A Guide To Effective Varroa Sampling & Control
The Honey Bee Health Coalition has released a reference guide to help beekeepers sample and control varroa mite levels in their colonies. Now that we are in the month of August, the traditional treatment month for Vermont beekeepers, the relase of this reference guide is very timely.
Click Here to Download: Tools For Varroa Management
The Vermont Agency of Agriculture has received approval from the EPA for the sale and use of HopGuard II in Vermont. HopGuard II offers a relatively benign method of varroa control that can be used throughout the beekeeping season, following the manufacturers recommendations and directions.
HopGuard II is a product produced by BetaTec Hop Products.
The national distributor of HopGuard II is Mann Lake Ltd. Please visit their website to learn more or to place an order.
This video by BetaTec shows how HopGuard II is applied to a hive.
MONTPELIER – A slow change in agricultural practices is having an unintended consequence: limiting food for bees.
Since the 1980s, Vermont has lost more than 100,000 acres of hay fields that used to be full of bee friendly blooming alfalfa and clover. That means bees today aren’t finding as many flowering plants as they need to flourish. And while hay is still grown, it is often cut before it can bloom, making it more nutritious for cows but bad for bees.
VBA is working with the UVM Extension to promote the use of more pollinator plants that would enhance food resources for honeybees and other wild pollinators. As part of this initiative, the VBA would like to promote hay and pasture crops that are more ‘bee friendly’ without sacrificing forage quality that dairy and other livestock farmers are dependent upon. However, there is a need to conduct field trials on farms to actually determine the feasibility of various mixtures and management practices that would help the VBA meet these goals while dairy livestock farmers still meet their feed goals. Read more about the project here:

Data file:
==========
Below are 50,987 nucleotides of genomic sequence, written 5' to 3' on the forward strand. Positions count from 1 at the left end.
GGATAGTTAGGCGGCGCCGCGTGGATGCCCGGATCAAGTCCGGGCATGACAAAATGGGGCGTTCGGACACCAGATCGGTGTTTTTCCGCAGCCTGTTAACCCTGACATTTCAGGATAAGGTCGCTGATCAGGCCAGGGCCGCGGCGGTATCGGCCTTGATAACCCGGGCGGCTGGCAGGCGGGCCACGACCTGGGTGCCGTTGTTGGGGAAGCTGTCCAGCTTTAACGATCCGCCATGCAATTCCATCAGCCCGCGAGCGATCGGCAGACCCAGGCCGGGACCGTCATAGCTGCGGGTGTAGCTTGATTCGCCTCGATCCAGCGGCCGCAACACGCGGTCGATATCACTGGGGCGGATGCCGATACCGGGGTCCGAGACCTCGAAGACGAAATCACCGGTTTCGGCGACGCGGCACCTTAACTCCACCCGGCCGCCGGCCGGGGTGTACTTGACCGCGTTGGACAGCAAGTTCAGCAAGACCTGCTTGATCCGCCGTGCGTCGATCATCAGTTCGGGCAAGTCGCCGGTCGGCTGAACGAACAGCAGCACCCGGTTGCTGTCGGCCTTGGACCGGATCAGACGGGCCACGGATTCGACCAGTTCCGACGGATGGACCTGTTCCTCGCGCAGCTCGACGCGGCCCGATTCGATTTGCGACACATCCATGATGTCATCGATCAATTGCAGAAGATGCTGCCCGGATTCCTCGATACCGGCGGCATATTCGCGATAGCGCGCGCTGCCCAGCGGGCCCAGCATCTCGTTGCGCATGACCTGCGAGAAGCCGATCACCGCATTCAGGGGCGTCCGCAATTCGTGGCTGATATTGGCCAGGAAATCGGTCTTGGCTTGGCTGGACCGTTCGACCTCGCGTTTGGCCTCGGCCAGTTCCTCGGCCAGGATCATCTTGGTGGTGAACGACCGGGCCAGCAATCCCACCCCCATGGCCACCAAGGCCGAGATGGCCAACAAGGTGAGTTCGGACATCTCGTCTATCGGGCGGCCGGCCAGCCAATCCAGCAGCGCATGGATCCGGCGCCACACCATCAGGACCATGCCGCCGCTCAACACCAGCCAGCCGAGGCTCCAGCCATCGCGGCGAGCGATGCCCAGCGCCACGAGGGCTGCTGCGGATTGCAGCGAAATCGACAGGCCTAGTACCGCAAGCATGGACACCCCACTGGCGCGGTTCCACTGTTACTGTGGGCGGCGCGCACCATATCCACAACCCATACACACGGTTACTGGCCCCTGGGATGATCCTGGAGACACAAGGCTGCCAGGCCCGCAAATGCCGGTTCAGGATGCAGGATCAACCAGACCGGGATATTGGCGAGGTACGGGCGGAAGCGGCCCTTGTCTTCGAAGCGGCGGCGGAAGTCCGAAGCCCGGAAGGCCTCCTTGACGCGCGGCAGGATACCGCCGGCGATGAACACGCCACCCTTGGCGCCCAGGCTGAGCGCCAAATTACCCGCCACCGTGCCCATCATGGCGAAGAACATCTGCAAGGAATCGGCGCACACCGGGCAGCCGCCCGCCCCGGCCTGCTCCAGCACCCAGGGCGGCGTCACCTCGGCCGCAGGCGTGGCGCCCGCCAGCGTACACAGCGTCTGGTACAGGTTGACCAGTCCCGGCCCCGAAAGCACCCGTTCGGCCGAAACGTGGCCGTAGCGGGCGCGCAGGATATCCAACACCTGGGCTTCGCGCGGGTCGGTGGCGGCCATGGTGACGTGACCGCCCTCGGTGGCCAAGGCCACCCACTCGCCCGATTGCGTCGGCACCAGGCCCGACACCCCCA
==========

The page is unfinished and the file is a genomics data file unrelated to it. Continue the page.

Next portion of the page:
State Apiculturalist Steve Parise has confirmed that Zombie Fly Apocephalus borealis has been detected here in Vermont. This fly is native to North America. This fly attacks its host by injecting eggs into the abdomen; the emerging fly larva eats the insides of its host. This results in "Zombie" like behavior of the host.
The honey bee sampling was taken from an observant beekeeper in Burlngton. The affected honey bees were sent to San Francisco State University for testing. John Hafernik, a researcher and professor of biology at San Francisco State University has started a website tracking the discovery of infected honey bees in the United Stated. "Zombee Watch"
A Burlington Free Press article was recently published about the Vermont beekeeper and his experience in detecting the Zombie Fly. Killer 'zombie fly' maggots found in Vermont honeybees
For additional information about Apocephalus borealis, please click this link: Apocephalus borealis
VBA Members: You now have the option of checking the status of your membership account, updating your membership information and renewing your membership in the Vermont Beekeepers Association online.
It's easy. Simply login to the site as you normally would and look under the User Menu on the right sidebar of the site's front page. You'll see a few new options:
The first ever Vermont Golden Honey Festival was a great success! Organized by Golden Stage Inn B&B of Proctorsville and Goodmans American Pie of Ludlow, the festival was hosted at Golden Stage Inn on Saturday September 14. Over a dozen vendors showcased their honeybee themed items such as books, pizza, fiber arts, quilts, and of course plenty of honey too.
Organizers estimate that at least 150 visitors passed through. Next year's Second Annual is scheduled for September 13. 2014 and has already been awarded recognition as one of "Vermont's Top Ten Fall Events of 2014."